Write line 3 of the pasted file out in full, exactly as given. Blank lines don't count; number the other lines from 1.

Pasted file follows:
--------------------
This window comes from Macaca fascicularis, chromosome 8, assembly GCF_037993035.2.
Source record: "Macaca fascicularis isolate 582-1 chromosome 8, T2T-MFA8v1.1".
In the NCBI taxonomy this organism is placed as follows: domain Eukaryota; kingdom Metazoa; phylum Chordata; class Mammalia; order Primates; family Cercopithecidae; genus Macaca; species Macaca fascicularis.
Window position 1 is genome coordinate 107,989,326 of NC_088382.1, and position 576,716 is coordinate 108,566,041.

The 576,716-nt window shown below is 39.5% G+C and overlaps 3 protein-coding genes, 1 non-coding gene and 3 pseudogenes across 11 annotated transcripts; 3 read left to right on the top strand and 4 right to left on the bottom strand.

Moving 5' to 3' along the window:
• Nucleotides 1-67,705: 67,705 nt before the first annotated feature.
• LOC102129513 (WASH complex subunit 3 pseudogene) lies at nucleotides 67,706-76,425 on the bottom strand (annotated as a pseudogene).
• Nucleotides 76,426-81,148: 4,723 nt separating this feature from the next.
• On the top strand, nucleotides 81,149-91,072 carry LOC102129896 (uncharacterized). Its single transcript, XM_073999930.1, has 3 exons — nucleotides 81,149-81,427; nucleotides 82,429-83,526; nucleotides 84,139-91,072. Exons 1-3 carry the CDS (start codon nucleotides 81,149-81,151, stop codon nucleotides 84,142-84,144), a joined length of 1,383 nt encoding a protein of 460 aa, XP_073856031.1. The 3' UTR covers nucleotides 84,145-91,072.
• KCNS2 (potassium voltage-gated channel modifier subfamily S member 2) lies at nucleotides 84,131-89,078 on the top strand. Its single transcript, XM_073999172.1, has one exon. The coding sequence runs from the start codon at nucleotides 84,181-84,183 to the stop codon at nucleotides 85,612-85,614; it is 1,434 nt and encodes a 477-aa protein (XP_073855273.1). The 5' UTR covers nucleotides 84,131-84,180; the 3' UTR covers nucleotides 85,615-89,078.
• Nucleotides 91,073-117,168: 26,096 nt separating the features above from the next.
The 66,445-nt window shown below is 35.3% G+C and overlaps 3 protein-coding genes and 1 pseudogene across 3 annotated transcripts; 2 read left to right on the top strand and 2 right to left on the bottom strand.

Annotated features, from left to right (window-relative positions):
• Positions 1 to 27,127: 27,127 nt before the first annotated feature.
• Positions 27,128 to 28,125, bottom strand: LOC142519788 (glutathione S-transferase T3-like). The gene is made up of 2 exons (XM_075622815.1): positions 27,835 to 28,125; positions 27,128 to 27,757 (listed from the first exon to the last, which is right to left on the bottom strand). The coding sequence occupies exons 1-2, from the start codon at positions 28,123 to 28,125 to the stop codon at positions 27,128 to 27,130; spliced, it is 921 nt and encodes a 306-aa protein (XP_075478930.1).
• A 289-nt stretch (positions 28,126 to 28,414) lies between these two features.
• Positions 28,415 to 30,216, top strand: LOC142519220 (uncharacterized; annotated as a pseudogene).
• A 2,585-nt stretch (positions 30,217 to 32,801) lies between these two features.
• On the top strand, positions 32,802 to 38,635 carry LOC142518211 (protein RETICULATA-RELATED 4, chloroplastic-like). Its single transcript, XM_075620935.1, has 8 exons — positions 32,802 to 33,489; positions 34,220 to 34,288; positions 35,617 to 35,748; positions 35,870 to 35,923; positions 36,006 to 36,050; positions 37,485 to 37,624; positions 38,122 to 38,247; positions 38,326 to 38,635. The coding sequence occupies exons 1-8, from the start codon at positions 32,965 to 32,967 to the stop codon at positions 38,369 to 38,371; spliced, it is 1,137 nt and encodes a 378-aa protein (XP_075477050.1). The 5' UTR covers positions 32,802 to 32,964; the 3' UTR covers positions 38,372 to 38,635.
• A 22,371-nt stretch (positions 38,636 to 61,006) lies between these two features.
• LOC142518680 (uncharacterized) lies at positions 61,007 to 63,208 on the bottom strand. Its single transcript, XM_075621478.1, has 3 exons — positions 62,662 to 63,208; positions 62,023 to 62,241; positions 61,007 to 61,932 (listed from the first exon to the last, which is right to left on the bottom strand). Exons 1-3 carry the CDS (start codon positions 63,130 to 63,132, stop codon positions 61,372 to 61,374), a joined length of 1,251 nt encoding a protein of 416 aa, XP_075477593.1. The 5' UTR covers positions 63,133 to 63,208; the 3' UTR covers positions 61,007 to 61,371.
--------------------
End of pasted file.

In the NCBI taxonomy this organism is placed as follows: domain Eukaryota; kingdom Metazoa; phylum Chordata; class Mammalia; order Primates; family Cercopithecidae; genus Macaca; species Macaca fascicularis.